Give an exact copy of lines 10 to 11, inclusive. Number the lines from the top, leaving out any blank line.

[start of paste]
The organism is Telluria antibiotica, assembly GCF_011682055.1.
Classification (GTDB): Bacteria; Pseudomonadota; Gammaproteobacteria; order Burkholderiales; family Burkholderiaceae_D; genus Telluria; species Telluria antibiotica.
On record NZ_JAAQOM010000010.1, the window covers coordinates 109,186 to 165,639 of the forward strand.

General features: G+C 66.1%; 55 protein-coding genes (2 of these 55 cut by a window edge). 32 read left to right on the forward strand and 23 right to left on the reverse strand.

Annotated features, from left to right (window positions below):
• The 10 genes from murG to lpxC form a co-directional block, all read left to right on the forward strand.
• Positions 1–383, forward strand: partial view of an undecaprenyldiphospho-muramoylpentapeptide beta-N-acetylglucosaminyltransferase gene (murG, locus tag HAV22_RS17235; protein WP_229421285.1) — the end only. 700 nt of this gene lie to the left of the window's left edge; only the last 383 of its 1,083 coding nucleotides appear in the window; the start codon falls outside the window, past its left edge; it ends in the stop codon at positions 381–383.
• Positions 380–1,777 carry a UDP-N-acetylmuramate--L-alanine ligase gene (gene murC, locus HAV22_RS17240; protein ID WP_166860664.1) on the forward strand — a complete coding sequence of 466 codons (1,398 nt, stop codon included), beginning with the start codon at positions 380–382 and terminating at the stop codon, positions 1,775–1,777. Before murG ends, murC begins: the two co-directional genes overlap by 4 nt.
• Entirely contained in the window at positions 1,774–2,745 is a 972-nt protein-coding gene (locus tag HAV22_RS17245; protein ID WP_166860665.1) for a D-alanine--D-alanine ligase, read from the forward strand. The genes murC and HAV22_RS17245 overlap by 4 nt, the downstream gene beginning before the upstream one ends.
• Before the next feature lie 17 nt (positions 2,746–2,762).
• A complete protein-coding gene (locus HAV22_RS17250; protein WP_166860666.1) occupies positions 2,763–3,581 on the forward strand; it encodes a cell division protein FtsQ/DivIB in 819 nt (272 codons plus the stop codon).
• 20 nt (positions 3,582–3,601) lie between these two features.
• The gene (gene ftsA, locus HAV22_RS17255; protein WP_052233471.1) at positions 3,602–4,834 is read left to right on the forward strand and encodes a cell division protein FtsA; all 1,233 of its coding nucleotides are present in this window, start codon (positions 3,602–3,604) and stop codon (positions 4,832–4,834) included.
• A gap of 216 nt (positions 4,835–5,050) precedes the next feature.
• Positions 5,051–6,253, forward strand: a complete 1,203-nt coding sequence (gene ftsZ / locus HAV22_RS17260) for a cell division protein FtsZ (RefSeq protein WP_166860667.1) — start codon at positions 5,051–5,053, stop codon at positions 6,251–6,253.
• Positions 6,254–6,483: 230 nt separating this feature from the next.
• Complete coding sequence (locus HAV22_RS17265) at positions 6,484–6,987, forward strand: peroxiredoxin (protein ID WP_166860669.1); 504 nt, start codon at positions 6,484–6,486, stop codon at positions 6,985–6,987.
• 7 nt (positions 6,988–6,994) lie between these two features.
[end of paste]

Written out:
• Before the next feature lie 17 nt (positions 2,746–2,762).
• A complete protein-coding gene (locus HAV22_RS17250; protein WP_166860666.1) occupies positions 2,763–3,581 on the forward strand; it encodes a cell division protein FtsQ/DivIB in 819 nt (272 codons plus the stop codon).